On Maggie's first Easter after we adopted her she was happy to find the large plastic eggs that my mother-in-law had placed around the room in plain site. There were four of them but Maggie wasn't so stable on her feet. She'd toddle over to an egg and bring it back to one of us. We would praise her and then, when she was off retrieving the next one, we'd toss it across the room so that she would have more to find. She must have found each egg a dozen times. I don't know if we fooled her into finding the same ones over and over or if she fooled us into paying her that much attention for an hour.

But this year our local Easter Bunny had to deliver Elena's basket somewhere else.

Maggie woke up and came and got us to go downstairs and hunt for the eggs she had colored and see what candy she would be eating in place of breakfast. She quickly found them all and got dressed for church. I'd told her that we were going to Elena's grave and said it was up to her whether or not she came with us. She thought a minute and asked if she could leave some of her Nerd rope on Elena's grave. Elena had always liked that.

I said sure and suggested she also leave one of her eggs. Maybe a yellow one. Maggie agreed. Kim also took one of the yellow roses I had bought for the dining room table. They were the same roses I had bought for Kim's hospital room while she was waiting to deliver Elena seven years ago.

At the cemetery, Elena's grave was decorated. Her Easter basket stood next to her head as if waiting for Elena to come find it. There were egg trees: little sticks from which plastic Easter eggs dangled. There had been two egg trees at Elena's grave but when one blew over Kim's dad placed it at the neighboring grave of the eleven year old who died a week after Elena. Something for her to find Easter morning as well. My mom left a plant. Kim's mom had left a bunny and a butterfly decoration. But mainly I kept looking at the eggs.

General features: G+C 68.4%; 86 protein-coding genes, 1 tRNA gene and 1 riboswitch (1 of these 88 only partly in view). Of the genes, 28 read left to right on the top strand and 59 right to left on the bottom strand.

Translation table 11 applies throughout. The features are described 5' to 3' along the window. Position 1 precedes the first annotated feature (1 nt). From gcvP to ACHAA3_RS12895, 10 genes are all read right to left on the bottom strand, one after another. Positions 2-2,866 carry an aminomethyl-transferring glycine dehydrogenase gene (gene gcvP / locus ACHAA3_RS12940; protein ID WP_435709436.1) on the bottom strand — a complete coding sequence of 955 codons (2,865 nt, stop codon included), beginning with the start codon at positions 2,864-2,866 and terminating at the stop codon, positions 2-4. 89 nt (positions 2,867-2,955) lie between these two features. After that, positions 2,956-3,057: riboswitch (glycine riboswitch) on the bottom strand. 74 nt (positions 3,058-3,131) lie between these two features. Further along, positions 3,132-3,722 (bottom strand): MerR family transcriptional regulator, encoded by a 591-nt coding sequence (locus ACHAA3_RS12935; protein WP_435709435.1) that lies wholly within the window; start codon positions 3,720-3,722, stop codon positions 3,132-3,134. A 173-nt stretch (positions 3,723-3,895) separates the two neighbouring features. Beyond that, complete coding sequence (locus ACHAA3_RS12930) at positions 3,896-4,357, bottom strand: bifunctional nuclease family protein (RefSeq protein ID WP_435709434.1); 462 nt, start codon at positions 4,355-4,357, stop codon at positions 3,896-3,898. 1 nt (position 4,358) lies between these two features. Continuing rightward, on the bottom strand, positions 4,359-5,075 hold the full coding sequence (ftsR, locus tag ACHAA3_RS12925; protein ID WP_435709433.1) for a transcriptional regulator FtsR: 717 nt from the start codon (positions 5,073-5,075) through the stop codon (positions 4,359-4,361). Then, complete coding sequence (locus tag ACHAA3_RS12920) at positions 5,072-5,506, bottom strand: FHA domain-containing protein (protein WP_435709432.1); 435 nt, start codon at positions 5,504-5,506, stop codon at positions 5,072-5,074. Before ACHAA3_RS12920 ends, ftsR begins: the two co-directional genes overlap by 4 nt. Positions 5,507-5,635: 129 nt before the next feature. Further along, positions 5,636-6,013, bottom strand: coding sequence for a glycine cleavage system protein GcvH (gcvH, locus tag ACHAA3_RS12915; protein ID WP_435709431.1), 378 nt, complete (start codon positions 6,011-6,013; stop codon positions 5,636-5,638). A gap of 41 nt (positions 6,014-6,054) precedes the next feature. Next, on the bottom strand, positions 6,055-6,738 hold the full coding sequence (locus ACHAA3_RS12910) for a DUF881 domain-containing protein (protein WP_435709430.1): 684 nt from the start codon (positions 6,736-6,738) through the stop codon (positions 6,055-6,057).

Eggs.

An egg is the one item on a seder plate that is not in the service. At an interfaith seder Kim and I went to, the rabbi explained that it is there as a symbol of life.

Maggie placed Elena's candy on her grave. She made a little indentation so that the egg would stay in place. She laid the rose carefully and lovingly.

I held the hand of our local Easter Bunny and cried with her.

Published in: on April 17, 2006 at 9:31 am  Comments (3)  

Hovering

How do we not hover over Maggie every moment of the day? How do we keep from sneaking into her room at night to make sure she's still breathing ok? How do we let her go to school, to a friends house, to her grandparents' house? How do we let her out of our sight? What keeps us from driving Maggie nuts with over-protection and smothering?

I don't know.

All of the doctors have explained to us that there is nothing we could have done to save Elena. We mostly believe them. By extension, of course, that means that there is nothing that anyone could have done. By the time anything was visibly wrong with Elena, it was too late to save her. Would we have believed this to be true if she had died somewhere else?

I don't know.

If Elena had died while at school or on a sleep over or while playing at a friends house or at soccer practice or any of the places that a healthy, normal six year old spends time, would we have believed there was nothing that could have been done?